The first step is to join the Salesforce.com Certified Professionals group on Linked In. This is where a lot of information around the exams is disseminated (the assignment registration windows, for example) and the Salesforce certification team often comment in the discussions around test taking.
You'll need to know the following documents intimately:
- Force.com Apex Code Developer's Guide
- Visualforce Developer's Guide
- Web Service API
- Metadata API
- Force.com Migration Too
There are three parts to the exam - multiple choice, programming assignment and essay.
This is an online proctored exam lasting up to 2 hours. There are 69 Questions and the pass rate is 73%, which means that you need to get just over 50 of the answers right. This is different to most of the other exams that I've taken, in that you needed to know reference material in detail (e.g. triggers and orders of execution), plus there was a lot more to take in for the scenarios for most questions.
One thing I found particularly useful was the amount of time that I spend on the Developerforce Discussion boards - being able to quickly comprehend unfamiliar code and spot errors is a definite advantage.
After passing the multiple choice, you the have the opportunity to register for the programming assignment. Assignments are available several times a year, but spaces are limited, so my advice would be keep your eyes peeled for the announcement that the window is open and register immediately. The last window was open for around 6 days and fully subscribed in 48 hours.
Assuming you are successful in registering, you'll receive the assignment requirements. They are very detailed and give you clear instructions as to what you need to focus on and what you shouldn't waste time on as you'll gain no extra marks. The assignments have a deadline date, but you don't have to wait until that date to submit it if you are finished in advance.
The recommendation is to spend 20 hours on the assignment. I spent more than this, initially on research to check the approach that I was using was the correct one (in my opinion at least!) and the rest on revisiting my unit tests as other scenarios occurred to me. I find that once I start coding unit tests it's difficult to stop!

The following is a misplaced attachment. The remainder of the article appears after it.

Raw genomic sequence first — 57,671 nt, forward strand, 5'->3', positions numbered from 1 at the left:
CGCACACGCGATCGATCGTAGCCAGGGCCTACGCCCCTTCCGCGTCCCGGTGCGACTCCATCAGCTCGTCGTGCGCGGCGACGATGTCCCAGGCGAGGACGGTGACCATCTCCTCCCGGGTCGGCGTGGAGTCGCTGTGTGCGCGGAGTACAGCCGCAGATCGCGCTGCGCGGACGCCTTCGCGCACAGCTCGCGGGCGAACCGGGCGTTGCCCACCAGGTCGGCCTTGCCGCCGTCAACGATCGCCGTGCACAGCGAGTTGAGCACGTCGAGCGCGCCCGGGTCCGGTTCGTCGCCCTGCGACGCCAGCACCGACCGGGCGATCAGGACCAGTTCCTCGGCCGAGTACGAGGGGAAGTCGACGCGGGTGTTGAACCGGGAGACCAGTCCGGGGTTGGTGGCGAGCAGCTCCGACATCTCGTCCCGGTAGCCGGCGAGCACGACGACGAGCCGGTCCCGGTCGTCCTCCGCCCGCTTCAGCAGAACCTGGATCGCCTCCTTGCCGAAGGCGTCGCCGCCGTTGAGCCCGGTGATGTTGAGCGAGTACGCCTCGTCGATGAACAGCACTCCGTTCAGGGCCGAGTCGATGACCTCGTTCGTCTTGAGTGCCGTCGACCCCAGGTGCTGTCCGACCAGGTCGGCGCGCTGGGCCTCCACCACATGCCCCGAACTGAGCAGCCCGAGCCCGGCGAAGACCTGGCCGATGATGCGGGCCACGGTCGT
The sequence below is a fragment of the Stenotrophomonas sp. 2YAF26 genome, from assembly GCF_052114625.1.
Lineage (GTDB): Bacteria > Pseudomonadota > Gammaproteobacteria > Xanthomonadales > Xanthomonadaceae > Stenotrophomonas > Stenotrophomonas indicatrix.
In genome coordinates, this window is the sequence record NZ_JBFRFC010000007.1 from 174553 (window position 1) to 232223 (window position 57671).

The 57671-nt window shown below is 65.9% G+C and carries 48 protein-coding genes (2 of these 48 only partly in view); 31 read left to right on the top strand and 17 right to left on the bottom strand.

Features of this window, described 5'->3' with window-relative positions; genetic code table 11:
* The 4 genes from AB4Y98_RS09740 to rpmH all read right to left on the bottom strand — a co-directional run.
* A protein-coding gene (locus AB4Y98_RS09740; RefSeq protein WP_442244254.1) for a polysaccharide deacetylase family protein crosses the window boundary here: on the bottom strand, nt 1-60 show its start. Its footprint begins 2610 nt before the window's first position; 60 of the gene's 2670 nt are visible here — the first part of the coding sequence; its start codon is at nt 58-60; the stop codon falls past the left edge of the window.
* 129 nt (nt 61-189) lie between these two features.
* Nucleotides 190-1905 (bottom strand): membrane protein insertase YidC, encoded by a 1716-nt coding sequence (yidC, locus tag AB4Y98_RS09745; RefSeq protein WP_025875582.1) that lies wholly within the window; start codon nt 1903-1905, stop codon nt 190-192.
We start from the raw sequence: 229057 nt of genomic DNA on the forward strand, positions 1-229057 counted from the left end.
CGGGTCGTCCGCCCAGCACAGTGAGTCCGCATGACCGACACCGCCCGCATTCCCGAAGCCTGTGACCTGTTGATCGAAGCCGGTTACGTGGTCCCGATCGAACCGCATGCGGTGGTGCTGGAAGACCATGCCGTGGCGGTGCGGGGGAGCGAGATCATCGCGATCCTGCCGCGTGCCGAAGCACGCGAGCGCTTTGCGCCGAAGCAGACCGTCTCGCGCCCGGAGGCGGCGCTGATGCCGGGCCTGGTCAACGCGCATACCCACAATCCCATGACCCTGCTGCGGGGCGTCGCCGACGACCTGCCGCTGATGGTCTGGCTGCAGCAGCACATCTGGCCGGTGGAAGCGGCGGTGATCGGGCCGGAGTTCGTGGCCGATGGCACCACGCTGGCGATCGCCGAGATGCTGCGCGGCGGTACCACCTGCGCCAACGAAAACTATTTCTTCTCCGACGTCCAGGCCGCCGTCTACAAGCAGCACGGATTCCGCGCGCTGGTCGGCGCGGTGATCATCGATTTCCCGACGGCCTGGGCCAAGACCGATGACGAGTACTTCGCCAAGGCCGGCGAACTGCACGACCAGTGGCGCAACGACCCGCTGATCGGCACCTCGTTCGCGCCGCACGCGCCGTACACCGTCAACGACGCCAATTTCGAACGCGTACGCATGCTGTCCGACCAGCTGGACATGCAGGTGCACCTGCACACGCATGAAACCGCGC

I approached this as I would any customer project:
- Read the specs carefully and understand the requirements
- Produce a design
- Implement the solution and unit tests
- Write a formal QA plan to cover all of the scenarios mentioned in the specs, plus as many others as I can think of, paying attention to security and scalability.
- Use the system for some real-world scenarios
Once you are happy with the assignment, you notify Salesforce that it is ready for assessment and proceed to the final component of the exam.
The essay portion of the exam is also online proctored and has an allotted time of 1 hour. Its important to stay focused for this exam - I found myself writing long paragraphs on the actual code I'd written, which I ended up deleting as it wasn't really relevant to the question.
While an essay exam sounds intimidating, you can expect questions that ask you to explain your approach, how you handled particular requirements and what compromises were made, so as long as you've taken the assignment seriously it shouldn't be a problem. It is possible that the essay questions will make you think of something that you've missed, in which case you have the opportunity to try to come up with a plausible explanation as part of the answer.
The cynical side of me says that the essay questions are to ensure that whoever has submitted the project has actually written it, and isn't simply riding off other peoples's efforts.
Once this is done, there's a wait of around 6 weeks before the results get sent out.